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Birthday Ideas for My Grandma Turning 100 Years Old

by Jae Kemp

When your grandmother reaches age 100, this remarkable milestone warrants a special celebration. To help the matriarch of your family ring in her centennial in style, surprise her with some extra special gifts that are likely to stir up some happy memories or create some brand new ones.

Reunions

Whether your relatives span the city or are sprinkled across the map, your grandma's 100th can be a perfect occasion to reunite everyone. If she rarely gets to see some family members due to mobility, financial or other limits, she'll delight in seeing lots of family members happily interacting together. For a special treat, make it a surprise reunion by telling her that you're just taking her to her favorite restaurant. Rather than instructing the whole family to leap out and shout "Surprise!" have them remain quietly seated while you, feigning surprise, point out a familiar face at a nearby table and then a couple more until she realizes the room is filled with those nearest and dearest to her. If getting the entire clan together isn't feasible, perhaps your grandma hasn't seen a brother or sister or other close family member in a long time. Arrange for a meeting and possibly give them the opportunity to spend a few days together.

Road Trip Home

In her 100 years, your grandmother has probably embarked on her fair share of journeys. If she now lives far from her home of origin, consider arranging a road trip or flight to her birthplace. If a road trip is feasible, plan stops along the way to spots of significance to her, such as the ski lodge where she used to work or the town where she met your grandfather. If physical travel is out of the question, try to bring her past home to her by putting together a video show using her old photos and preparing some of her favorite recipes.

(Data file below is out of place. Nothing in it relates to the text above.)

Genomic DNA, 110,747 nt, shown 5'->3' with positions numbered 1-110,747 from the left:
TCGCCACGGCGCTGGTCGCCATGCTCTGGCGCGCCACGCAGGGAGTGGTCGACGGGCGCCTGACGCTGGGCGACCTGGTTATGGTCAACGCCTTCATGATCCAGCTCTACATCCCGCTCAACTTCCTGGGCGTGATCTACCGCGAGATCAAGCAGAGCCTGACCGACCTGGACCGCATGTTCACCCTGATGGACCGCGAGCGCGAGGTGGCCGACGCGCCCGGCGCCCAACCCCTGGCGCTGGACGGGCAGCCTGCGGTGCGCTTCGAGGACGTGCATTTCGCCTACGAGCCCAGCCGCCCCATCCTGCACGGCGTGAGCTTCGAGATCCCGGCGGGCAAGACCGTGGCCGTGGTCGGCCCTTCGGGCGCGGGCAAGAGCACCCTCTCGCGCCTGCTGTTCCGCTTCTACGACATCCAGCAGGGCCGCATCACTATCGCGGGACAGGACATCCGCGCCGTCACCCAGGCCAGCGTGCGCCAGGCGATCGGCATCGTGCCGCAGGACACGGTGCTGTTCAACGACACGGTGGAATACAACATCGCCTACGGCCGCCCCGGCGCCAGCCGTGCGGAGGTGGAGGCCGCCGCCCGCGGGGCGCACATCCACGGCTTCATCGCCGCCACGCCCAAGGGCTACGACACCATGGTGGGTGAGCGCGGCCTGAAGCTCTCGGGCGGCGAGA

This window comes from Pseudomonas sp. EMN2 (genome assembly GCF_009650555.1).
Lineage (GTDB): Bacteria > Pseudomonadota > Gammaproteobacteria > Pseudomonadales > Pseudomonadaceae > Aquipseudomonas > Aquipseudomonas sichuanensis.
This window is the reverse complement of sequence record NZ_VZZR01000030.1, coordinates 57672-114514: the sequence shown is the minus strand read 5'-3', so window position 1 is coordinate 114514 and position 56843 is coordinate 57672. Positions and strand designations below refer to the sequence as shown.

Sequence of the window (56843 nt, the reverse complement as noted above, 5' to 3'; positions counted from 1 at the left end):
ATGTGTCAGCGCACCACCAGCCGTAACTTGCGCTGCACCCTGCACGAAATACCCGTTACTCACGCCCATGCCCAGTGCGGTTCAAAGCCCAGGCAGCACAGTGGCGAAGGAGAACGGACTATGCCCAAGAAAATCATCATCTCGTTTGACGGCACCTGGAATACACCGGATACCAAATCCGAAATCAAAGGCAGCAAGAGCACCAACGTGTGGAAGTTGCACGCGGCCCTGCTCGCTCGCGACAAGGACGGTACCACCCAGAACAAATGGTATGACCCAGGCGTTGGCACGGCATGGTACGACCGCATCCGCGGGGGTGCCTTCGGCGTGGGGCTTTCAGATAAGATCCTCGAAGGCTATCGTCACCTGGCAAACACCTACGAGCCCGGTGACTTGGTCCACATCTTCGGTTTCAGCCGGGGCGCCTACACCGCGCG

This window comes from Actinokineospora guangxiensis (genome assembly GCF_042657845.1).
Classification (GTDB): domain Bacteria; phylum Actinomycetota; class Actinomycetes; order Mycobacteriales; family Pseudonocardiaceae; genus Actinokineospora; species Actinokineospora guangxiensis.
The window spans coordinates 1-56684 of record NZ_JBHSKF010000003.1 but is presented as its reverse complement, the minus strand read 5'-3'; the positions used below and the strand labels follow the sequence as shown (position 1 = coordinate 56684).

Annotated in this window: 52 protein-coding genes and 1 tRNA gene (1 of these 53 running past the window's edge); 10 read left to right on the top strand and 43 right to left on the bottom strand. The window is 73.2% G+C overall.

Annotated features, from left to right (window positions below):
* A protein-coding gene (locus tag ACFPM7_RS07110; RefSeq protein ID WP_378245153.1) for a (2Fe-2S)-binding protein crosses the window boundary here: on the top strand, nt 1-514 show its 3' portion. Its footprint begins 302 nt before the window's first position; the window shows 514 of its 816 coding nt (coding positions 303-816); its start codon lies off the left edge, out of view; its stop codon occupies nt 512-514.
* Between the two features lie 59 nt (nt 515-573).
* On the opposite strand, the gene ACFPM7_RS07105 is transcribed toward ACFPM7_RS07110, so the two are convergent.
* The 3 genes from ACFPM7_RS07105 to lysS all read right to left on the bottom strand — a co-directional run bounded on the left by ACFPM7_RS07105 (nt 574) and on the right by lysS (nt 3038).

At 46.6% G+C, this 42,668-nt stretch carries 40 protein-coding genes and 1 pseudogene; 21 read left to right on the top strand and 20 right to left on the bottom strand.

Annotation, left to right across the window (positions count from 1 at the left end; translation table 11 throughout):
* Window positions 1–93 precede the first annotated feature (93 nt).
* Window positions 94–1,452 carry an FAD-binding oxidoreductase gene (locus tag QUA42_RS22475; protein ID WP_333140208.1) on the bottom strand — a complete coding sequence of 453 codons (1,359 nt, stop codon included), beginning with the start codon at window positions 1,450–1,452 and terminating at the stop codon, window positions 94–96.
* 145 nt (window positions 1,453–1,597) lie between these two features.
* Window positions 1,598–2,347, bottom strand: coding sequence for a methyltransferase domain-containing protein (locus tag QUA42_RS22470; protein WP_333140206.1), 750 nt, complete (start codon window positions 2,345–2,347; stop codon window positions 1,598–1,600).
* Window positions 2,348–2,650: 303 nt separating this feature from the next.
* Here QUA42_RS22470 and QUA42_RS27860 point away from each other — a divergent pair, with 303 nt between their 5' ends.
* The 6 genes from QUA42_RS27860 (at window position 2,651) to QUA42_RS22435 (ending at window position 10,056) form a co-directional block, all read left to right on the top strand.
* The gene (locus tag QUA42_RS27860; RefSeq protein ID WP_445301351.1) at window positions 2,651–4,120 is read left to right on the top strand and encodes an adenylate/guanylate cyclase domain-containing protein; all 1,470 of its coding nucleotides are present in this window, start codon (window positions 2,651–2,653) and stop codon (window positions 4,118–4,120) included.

A Dream Destination or a Home Makeover

An alternative to taking her on a literal trip down memory lane is to arrange a sojourn to a place that she's always dreamed of visiting. As long a she's able to get around without health risk -- and you check with her physician first -- plan the trip of a lifetime for her. Keep in mind that you'll either have to accompany her on the trip or be sure that another relative can go along. However, if your grandma can't travel, you can do something extra special for her right at home. For example, re-carpet and paint her bedroom -- and then install a big-screen TV. Or, make over another room so that it's bright and cheerful -- and then frame and hang photos on the walls that will bring back pleasant memories for her.

Life's a Stage

If you have an enthusiastic team of creative relatives and friends, stage memorable scenes from your grandmother's life. Rent a community hall or set up a makeshift stage in the backyard. Rehearse together until you're ready for the big show on her big day. Then pull open the curtains to reveal familiar actors portraying not only critical moments from your grandma's past, such as her marriage or the births of her children, but also important events in history. Incorporate video footage into the show to include the unveiling of inventions, historic news announcements, famous skits from popular entertainers and even archived commercials for products long off the market.

About the Author

Jae Kemp has been writing and editing professionally since 2010. In addition to reviewing novels, memoirs and psychology/self-help books for major review services, Kemp has served as a copywriter, commercial and creative editor, and staff article writer.

Photo Credits

  • Jenny Acheson/Stockbyte/Getty Images